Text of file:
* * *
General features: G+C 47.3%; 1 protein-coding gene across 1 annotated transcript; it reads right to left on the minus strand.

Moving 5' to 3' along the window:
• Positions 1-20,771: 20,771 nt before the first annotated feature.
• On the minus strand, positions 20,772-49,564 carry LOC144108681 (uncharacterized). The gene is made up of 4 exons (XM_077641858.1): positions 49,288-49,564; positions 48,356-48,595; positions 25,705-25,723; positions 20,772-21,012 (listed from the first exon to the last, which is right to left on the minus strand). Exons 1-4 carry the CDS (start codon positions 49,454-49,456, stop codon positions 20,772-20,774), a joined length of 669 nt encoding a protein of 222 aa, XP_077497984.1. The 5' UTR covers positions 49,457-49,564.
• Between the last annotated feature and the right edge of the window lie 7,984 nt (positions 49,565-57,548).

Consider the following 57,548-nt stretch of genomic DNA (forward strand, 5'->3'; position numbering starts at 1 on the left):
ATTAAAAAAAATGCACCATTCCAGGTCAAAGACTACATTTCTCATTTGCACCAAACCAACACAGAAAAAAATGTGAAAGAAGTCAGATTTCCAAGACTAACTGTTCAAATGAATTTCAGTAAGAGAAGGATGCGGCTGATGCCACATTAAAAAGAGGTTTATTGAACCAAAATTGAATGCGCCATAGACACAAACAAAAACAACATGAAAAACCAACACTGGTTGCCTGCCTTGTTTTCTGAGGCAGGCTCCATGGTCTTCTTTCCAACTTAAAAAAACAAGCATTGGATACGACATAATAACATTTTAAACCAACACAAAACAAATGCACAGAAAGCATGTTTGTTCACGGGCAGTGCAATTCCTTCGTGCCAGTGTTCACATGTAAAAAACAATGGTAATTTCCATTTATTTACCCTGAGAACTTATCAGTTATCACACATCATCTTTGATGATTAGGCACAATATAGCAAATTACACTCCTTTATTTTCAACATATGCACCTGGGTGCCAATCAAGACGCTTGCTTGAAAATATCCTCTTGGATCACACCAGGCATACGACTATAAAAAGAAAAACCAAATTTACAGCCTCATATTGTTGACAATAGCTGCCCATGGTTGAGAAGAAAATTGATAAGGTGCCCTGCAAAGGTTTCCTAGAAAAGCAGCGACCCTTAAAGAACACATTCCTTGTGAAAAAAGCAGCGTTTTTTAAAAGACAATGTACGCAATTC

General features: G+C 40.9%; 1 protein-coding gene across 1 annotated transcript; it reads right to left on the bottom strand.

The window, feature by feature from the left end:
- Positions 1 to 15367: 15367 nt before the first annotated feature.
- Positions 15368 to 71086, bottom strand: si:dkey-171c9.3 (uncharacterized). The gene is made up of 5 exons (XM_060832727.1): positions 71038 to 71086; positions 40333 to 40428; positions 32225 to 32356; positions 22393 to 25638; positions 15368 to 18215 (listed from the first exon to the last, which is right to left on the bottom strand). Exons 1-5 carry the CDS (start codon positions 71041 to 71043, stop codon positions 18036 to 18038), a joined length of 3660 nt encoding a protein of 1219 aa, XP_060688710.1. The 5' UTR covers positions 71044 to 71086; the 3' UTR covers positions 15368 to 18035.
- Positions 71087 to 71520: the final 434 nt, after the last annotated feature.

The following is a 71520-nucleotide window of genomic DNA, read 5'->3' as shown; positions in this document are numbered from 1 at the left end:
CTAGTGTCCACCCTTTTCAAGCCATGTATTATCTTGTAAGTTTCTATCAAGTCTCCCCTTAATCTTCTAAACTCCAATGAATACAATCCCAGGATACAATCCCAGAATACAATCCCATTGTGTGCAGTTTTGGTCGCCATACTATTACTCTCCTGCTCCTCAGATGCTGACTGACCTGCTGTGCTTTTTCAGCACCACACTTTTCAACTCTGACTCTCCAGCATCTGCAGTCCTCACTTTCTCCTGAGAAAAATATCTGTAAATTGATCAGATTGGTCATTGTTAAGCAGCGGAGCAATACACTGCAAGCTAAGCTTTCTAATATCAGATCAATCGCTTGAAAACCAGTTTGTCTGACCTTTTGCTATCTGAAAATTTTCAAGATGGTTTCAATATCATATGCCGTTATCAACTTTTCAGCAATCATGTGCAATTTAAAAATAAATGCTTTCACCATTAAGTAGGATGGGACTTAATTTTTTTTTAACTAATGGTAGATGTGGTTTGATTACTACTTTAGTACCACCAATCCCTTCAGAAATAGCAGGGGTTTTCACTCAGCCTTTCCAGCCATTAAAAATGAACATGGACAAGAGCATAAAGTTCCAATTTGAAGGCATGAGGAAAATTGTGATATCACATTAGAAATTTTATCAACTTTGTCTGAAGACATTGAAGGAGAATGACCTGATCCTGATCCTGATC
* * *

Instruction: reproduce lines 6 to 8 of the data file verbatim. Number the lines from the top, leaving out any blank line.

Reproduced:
Consider the following 57,548-nt stretch of genomic DNA (forward strand, 5'->3'; position numbering starts at 1 on the left):
ATTAAAAAAAATGCACCATTCCAGGTCAAAGACTACATTTCTCATTTGCACCAAACCAACACAGAAAAAAATGTGAAAGAAGTCAGATTTCCAAGACTAACTGTTCAAATGAATTTCAGTAAGAGAAGGATGCGGCTGATGCCACATTAAAAAGAGGTTTATTGAACCAAAATTGAATGCGCCATAGACACAAACAAAAACAACATGAAAAACCAACACTGGTTGCCTGCCTTGTTTTCTGAGGCAGGCTCCATGGTCTTCTTTCCAACTTAAAAAAACAAGCATTGGATACGACATAATAACATTTTAAACCAACACAAAACAAATGCACAGAAAGCATGTTTGTTCACGGGCAGTGCAATTCCTTCGTGCCAGTGTTCACATGTAAAAAACAATGGTAATTTCCATTTATTTACCCTGAGAACTTATCAGTTATCACACATCATCTTTGATGATTAGGCACAATATAGCAAATTACACTCCTTTATTTTCAACATATGCACCTGGGTGCCAATCAAGACGCTTGCTTGAAAATATCCTCTTGGATCACACCAGGCATACGACTATAAAAAGAAAAACCAAATTTACAGCCTCATATTGTTGACAATAGCTGCCCATGGTTGAGAAGAAAATTGATAAGGTGCCCTGCAAAGGTTTCCTAGAAAAGCAGCGACCCTTAAAGAACACATTCCTTGTGAAAAAAGCAGCGTTTTTTAAAAGACAATGTACGCAATTC

General features: G+C 40.9%; 1 protein-coding gene across 1 annotated transcript; it reads right to left on the bottom strand.